How the US housing market has changed in the last 5 years


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After eight years of steady house price increase, the great housing boom in the United States continues unabated. Continued low-interest rates and the government’s huge stimulus initiatives to buffer the impact of the pandemic have boosted the economy. The market’s limited supply of houses has added to the upward pressure on housing prices.

The S&P/Case-Shiller seasonally-adjusted national home price index increased by an incredible 19.7% (13.61 percent inflation-adjusted) in the year to July 2021, a dramatic acceleration from the previous year’s 4.85 percent gain and the largest year-over-year increase ever recorded.

The Federal Housing Finance Agency recently released data showing that its seasonally-adjusted purchase-only U.S. house price index increased by 19.17 percent y-o-y in July 2021 (13.11 percent inflation-adjusted), significantly higher than the previous year’s 6.92 percent growth and the highest annual growth on record.

“As millennials enter their prime house-buying years, renters eager to escape increasing rents and deep-pocketed investors fuel demand, home prices continue to rise,” said Frank Martell, President, and CEO of CoreLogic. “On the supply side, chronic underbuilding, particularly of inexpensive stock, is also to blame.” Without more strong incentives for builders to add additional units, this shortage is unlikely to be rectified in the next 5 to 10 years.”

According to the National Association of Realtors, the total number of existing homes offered for sale declined 13.4% year over year to 1.29 million units in August 2021. The inventory of existing residences was only 2.6 months, down from 3 months a year ago and 4 months two years ago.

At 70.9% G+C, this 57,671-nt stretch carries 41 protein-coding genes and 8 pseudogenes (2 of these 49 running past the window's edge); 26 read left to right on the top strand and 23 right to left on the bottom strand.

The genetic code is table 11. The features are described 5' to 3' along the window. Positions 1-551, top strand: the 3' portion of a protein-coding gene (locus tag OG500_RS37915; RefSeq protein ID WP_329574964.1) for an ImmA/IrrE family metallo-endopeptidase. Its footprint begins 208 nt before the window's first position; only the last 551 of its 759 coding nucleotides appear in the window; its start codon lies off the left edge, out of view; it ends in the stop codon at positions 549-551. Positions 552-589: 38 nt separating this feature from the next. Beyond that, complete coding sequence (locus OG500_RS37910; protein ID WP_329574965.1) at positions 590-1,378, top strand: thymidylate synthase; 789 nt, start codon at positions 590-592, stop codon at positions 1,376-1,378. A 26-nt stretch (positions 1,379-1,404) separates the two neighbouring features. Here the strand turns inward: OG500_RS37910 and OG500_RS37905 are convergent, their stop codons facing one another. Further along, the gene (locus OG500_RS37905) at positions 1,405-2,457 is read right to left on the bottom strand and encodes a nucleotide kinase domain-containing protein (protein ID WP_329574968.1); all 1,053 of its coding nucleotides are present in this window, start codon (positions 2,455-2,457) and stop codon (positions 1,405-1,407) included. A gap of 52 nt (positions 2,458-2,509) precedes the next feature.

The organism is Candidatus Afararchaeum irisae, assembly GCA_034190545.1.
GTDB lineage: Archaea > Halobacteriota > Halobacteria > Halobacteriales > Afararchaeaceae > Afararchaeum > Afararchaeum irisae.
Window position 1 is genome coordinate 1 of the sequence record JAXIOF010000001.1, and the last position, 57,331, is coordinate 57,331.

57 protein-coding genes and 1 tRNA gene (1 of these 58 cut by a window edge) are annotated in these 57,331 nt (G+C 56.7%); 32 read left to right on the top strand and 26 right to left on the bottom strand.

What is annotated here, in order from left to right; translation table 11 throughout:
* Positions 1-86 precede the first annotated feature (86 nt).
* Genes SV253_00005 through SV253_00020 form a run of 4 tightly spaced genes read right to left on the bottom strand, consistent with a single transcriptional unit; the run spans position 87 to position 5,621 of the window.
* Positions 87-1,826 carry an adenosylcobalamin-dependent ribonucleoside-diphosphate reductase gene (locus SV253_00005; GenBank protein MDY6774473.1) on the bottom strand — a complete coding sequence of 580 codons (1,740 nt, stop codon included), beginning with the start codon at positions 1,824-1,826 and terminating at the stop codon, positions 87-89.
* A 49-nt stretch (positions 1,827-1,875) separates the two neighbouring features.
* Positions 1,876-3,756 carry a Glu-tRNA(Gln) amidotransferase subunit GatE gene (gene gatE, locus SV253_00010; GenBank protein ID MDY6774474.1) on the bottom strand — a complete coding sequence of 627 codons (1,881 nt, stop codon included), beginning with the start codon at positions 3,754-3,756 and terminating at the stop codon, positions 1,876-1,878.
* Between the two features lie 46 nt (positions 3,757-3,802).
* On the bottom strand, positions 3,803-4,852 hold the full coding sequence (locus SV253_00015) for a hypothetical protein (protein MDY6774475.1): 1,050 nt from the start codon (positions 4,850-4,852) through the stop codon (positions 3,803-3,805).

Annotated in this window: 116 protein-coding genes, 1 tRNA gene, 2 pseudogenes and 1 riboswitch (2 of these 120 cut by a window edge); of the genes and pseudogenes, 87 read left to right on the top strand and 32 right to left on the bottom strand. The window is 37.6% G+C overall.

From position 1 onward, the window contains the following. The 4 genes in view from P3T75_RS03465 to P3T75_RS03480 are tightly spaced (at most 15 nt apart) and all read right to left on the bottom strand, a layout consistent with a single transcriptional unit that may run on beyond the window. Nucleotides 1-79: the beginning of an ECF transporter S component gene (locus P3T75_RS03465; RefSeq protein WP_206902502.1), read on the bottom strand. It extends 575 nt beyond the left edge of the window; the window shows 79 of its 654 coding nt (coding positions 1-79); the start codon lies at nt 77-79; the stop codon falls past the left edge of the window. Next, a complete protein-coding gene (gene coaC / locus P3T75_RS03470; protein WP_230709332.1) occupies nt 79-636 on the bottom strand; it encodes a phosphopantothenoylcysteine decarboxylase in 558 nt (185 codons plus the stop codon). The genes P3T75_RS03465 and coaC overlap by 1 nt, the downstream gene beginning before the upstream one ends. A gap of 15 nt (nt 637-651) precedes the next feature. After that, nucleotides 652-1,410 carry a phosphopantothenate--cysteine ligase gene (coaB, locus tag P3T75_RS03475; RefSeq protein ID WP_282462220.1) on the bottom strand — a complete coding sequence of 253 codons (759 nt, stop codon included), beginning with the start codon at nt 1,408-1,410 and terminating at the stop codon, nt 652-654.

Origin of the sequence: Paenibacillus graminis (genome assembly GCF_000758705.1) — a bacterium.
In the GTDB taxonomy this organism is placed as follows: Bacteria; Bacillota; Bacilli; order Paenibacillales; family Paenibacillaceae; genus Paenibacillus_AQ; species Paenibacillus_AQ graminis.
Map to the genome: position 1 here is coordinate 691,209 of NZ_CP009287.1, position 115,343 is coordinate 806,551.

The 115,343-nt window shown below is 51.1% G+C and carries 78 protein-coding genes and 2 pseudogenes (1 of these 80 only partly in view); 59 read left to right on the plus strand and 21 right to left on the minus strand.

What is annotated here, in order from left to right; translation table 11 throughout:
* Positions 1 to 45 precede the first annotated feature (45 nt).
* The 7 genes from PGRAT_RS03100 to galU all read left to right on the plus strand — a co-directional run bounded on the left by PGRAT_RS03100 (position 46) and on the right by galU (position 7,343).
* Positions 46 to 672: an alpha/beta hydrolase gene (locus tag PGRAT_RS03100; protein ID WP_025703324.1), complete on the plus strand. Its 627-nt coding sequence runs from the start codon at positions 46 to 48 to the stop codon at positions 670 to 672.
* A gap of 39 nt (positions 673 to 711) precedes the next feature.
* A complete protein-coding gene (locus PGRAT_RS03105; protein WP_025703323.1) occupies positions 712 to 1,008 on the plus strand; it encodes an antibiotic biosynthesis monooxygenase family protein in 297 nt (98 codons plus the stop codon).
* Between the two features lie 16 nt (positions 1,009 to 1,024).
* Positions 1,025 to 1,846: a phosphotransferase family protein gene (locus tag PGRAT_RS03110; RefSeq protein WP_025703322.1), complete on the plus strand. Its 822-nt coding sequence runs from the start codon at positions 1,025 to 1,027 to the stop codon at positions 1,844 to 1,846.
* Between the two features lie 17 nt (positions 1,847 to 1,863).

The housing price cycle in the United States

The previous housing bubble burst in the second quarter of 2006. Between Q2 2006 and Q4 2011, the S&P/Case-Shiller composite-20 house price index dropped 33.3 percent. Among the twenty major metro areas, Phoenix had the highest reduction (-54.7%), followed by Miami (-50.5%), Detroit (-43.3%), San Francisco (-40.8%), Los Angeles (-40.1%), and San Diego (-40.1%). (-39.7 percent ).

Home sales are declining across the country, owing to a lack of supply.

According to the National Association of Realtors, existing-home sales (which include single-family homes, townhomes, condominiums, and coops) were at a seasonally adjusted annual rate of 5.88 million units in August 2021, down significantly by 1.5 percent from a year ago (NAR).

Region by region:

Existing house sales in the Northeast declined by 2.7 percent year over year in August 2021, to an annual rate of 730,000 units. Existing-home sales in the Midwest declined by 2.1 percent year over year in August 2021, to 1.37 million units. Existing-home sales in the South fell by 0.8 percent to 2.55 million units in August 2021, compared to the same month the previous year.

In August 2021, existing house sales in the West fell 1.6 percent year over year to 1.23 million units.

According to the National Association of Realtors, first-time homebuyers accounted for around 29% of all sales in August 2021, down from 30% the previous month and 33% a year before. Furthermore, all-cash sales accounted for 22% of all transactions in August 2021, up from 18% a year earlier. Individual investors or second-home purchasers, who account for a large percentage of cash sales, bought 15% of homes in August 2021, up from 14% the previous year.

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